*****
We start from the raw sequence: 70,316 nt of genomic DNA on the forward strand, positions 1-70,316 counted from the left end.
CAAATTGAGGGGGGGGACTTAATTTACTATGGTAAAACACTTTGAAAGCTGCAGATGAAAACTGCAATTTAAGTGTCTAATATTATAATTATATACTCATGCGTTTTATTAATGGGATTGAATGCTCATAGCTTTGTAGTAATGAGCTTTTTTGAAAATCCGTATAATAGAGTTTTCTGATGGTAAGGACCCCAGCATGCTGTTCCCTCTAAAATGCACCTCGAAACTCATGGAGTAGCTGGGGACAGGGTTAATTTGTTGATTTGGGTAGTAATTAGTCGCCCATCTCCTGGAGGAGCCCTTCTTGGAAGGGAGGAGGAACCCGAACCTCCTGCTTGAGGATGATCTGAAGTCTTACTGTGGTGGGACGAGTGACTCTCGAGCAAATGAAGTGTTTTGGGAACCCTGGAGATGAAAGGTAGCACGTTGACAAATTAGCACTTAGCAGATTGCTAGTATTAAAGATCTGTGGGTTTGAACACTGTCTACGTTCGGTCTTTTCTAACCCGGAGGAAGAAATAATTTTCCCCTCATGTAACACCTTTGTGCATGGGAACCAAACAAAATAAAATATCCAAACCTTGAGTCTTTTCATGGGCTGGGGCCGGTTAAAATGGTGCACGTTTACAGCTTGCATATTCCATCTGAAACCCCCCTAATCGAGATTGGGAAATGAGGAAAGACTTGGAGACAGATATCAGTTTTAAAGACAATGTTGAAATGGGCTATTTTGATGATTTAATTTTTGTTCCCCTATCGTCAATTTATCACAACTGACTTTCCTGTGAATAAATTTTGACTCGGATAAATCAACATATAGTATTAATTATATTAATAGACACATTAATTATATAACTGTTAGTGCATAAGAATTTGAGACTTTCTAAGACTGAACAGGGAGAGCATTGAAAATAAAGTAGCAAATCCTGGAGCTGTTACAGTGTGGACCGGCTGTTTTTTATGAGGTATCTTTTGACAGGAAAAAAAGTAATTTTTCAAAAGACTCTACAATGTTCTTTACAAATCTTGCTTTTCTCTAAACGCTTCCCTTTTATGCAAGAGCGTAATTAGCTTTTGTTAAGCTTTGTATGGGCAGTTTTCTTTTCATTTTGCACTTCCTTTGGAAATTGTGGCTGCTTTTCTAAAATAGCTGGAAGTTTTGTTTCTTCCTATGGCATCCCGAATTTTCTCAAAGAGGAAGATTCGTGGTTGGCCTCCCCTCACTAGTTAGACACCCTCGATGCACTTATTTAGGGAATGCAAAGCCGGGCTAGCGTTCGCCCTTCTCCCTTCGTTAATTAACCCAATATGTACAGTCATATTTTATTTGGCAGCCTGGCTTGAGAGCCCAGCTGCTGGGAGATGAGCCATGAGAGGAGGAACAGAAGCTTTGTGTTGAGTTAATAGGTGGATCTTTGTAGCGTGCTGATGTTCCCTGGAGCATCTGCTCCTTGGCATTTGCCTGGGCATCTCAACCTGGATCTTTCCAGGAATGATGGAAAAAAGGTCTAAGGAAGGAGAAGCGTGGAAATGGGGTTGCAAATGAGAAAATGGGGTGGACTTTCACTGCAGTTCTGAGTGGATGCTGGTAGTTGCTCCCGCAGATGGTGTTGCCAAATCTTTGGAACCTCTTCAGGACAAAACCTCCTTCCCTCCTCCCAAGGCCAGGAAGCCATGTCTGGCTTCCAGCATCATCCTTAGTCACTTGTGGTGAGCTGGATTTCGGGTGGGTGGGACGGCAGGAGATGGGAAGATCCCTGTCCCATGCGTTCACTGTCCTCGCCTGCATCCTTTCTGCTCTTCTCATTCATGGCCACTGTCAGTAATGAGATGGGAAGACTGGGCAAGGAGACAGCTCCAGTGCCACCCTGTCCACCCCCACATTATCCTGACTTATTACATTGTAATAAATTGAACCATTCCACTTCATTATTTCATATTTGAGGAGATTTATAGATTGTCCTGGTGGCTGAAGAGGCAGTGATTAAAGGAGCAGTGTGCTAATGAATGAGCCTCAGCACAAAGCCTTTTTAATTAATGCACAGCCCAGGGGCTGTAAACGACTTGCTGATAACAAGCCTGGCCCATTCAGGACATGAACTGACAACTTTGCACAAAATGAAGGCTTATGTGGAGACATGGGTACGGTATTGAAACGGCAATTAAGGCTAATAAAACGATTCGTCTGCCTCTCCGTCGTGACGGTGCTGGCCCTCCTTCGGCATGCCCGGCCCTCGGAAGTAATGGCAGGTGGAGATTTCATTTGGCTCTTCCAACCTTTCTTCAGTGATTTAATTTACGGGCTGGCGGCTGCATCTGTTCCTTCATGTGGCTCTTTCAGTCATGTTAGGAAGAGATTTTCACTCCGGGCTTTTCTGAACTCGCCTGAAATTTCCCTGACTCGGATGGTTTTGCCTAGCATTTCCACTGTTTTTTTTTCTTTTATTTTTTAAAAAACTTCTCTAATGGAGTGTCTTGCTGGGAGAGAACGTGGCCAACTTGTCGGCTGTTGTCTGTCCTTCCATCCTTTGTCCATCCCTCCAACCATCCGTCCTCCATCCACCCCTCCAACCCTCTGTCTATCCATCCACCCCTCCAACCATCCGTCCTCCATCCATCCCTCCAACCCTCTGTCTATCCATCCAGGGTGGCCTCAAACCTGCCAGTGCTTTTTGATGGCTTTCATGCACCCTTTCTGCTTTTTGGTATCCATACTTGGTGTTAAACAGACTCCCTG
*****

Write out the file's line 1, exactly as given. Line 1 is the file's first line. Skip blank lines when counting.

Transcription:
We start from the raw sequence: 70,316 nt of genomic DNA on the forward strand, positions 1-70,316 counted from the left end.